Help Sea Turtle community after Tropical Storm in Costa Rica!

We need your help!

The Team Tora Carey at El Jobo Guanacaste lost everything through the passage of Tropical Storm Nate in Costa Rica.
Our fishing community is devastated, our two families the guardians of the nests lost everything they had including their homes, and our captain lost his family’s, subsistence, our “turtle boat”.El Jobo has opened its doors and helped us to take care of the turtles, today we need your help to restore the welfare of those who help us make the conservation of these species possible and move forward with them for this cause of all.

In your donations, please indicate “Nate”, or specify “Nate-bote” or “Nate-casa” for the needs that you prefer to support.

Help us protect what we love.



First Steps: A Pilgrimage across the Sand

Author: Kristen Sawyer

National Geographic Student Expeditions Trip Leader, Costa Rica Community Service

It all started with a baby turtle. I had never before held a baby turtle in my hands, its tiny fins pulling across my skin, as if it was churning up its own energy to embark on the longest journey of its short life thus far— surviving the sand, the threats of the water, and fighting for its right to live. I found myself here, on Playa Jobo in Guanacaste, Costa Rica, through a perfectly timed connection, as so often happens when working on the ground in a location. My job as a trip leader with National Geographic Student Expeditions grants me the opportunity to plant new seeds in a location; in this case, the area in and around Cuajiniquil, Guanacaste.

Nat Geo Student Expeditions is a branch of National Geographic that encourages students from all over the world to explore other cultures and engage with different communities. There are photography, writing, science, and community service expeditions in over thirty countries. I am one of the co-leaders for the Costa Rica community service expedition. Most of our work takes place in Cuajiniquil, a small fishing town close to the border of Nicaragua. There, we have painted the community center, created murals on the high school walls, taught English, assisted farmers clearing their land, and helped to increase tourism to this part of Guanacaste, but we have never before ventured onto the sands of Playa Jobo, even though it is just a mere thirty kilometers away from Cuajiniquil.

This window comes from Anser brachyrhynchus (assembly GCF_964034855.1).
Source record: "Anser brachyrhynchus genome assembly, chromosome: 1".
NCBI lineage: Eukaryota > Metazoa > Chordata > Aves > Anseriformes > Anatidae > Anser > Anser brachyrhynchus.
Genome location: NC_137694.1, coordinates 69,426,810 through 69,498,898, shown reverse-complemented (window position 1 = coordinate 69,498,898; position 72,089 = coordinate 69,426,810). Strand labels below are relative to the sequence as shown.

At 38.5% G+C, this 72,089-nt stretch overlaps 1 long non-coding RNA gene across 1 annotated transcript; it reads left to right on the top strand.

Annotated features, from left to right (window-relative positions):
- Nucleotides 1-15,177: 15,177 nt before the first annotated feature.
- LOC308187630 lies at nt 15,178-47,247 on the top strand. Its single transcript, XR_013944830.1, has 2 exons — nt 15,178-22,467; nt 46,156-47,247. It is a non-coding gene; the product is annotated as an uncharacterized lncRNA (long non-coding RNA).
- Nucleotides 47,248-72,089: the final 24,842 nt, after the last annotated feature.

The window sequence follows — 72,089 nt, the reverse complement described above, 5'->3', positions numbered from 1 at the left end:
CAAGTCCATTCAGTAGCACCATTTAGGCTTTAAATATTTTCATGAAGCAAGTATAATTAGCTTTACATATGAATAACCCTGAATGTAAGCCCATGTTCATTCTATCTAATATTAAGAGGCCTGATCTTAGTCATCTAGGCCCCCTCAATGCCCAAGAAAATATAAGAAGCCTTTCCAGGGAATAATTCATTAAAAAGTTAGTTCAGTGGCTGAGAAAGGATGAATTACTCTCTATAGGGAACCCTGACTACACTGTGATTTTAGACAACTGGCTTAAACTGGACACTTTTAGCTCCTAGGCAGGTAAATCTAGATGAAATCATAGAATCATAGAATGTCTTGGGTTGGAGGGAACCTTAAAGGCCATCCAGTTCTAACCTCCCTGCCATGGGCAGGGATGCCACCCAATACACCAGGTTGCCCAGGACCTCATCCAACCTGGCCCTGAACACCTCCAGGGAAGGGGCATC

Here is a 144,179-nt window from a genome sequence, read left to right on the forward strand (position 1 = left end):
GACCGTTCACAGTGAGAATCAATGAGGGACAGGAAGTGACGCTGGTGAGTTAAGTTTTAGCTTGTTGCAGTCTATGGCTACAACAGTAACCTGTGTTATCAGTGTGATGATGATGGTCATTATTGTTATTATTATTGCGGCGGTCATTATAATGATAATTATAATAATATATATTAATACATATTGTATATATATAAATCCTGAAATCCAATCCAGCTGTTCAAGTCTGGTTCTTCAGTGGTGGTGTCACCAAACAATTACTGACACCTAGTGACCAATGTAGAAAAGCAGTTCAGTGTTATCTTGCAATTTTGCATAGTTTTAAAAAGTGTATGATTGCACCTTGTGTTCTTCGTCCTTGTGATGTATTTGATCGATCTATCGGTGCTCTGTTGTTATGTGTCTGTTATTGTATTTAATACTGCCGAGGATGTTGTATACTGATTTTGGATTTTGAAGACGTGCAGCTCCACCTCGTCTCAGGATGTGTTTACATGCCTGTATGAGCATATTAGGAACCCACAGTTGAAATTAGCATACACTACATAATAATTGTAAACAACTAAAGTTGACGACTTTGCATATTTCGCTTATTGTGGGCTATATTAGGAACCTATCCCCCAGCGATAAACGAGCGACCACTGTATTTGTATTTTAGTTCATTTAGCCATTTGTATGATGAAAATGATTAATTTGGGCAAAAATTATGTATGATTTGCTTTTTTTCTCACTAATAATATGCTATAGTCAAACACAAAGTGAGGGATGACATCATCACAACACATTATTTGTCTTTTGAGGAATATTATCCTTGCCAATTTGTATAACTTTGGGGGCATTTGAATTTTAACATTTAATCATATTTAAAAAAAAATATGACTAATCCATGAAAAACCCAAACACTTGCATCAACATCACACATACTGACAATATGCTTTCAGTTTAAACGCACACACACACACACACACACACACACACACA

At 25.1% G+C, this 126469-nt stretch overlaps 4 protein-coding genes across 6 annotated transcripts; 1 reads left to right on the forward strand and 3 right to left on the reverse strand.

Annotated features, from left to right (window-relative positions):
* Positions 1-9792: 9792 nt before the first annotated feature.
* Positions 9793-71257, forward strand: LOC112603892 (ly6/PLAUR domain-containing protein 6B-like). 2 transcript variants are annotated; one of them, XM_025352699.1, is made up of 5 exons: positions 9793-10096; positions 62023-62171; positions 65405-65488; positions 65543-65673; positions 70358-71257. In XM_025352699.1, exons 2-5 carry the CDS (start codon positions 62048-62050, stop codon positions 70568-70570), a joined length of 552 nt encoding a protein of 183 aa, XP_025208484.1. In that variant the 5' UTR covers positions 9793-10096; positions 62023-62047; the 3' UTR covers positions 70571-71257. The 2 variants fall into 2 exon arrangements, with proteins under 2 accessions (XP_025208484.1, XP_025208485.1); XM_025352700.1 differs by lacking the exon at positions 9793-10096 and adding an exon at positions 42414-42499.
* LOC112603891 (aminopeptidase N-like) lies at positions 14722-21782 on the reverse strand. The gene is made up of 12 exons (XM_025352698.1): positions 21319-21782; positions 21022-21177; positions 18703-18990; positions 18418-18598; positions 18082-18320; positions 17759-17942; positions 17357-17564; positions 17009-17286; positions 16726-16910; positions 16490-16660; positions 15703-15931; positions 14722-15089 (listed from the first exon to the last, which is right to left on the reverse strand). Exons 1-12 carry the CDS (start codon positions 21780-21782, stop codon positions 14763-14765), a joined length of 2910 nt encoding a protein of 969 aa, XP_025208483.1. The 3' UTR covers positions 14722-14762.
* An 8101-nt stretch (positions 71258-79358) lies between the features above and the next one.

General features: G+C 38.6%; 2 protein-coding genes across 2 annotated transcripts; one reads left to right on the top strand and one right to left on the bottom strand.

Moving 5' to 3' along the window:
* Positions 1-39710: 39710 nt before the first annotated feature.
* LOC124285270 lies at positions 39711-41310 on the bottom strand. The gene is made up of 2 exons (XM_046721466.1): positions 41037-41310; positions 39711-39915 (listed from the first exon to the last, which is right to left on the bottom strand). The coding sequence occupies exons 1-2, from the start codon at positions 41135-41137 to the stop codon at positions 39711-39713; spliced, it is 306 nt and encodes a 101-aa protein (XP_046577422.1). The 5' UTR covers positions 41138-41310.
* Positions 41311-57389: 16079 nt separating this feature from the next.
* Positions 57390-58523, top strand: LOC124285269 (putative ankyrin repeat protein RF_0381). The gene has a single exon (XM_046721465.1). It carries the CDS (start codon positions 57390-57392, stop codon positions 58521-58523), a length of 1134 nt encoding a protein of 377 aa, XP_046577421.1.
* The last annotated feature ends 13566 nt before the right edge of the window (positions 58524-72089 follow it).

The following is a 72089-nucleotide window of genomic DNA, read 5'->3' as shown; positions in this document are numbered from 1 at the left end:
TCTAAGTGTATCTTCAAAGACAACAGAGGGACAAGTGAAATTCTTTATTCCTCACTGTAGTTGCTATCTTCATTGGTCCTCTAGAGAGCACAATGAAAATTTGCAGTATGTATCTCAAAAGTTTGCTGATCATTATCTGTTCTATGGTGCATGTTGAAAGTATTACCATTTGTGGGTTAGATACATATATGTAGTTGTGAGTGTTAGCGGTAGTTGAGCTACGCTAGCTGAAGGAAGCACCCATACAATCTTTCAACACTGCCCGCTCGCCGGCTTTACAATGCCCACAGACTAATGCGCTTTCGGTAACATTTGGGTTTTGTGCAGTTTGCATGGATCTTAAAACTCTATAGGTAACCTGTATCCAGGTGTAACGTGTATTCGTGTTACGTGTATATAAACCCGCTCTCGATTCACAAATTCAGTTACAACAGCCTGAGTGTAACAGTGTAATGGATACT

My connection that brought me to this turtle release is in the form of a sinewy French woman named Mathilde; she is the Environmental Educator and volunteer coordinator of ETC, Equipo Tora Carey, or Team Black and Carey Turtle. Only a year older than me, Mathilde holds herself tall as a woman who has seen, and done, much more. She is the type of strong spirit you hope to win over as a friend, who you want supporting your arguments in a debate. Her values for conservation are strong, and extend into her everyday practices. A friend of a friend had connected us, encouraging me that the two of us should get together, and so, over coffee sips and talk of turtles, a new partnership was formed.

That first meeting, Mathilde explained to me the work of ETC. ETC is a NGO based in the town El Jobo; it was started by Maike Heidemeyer, a marine biologist and conservationist,  almost two years ago. ETC has various branches, but its mission is based in conservation, research, and accumulation of resources for yellow neck parrots, sea turtles, and rays. It is an organization intricately woven into the fabric of the El Jobo community and the surrounding beaches. Maike knows that no change can be sustainable without the investment of the community members themselves. She and her team, including Mathilde, work with local fisherman to provide education about sustainable fishing practices, about turtle habits and nesting, and about recycling. The team also teaches kids in El Jobo about the same topics, as well as how to tag and collect tissue samples from rays and turtles. The data is used to prove migratory patterns, genetic of the species and to determine areas for protection.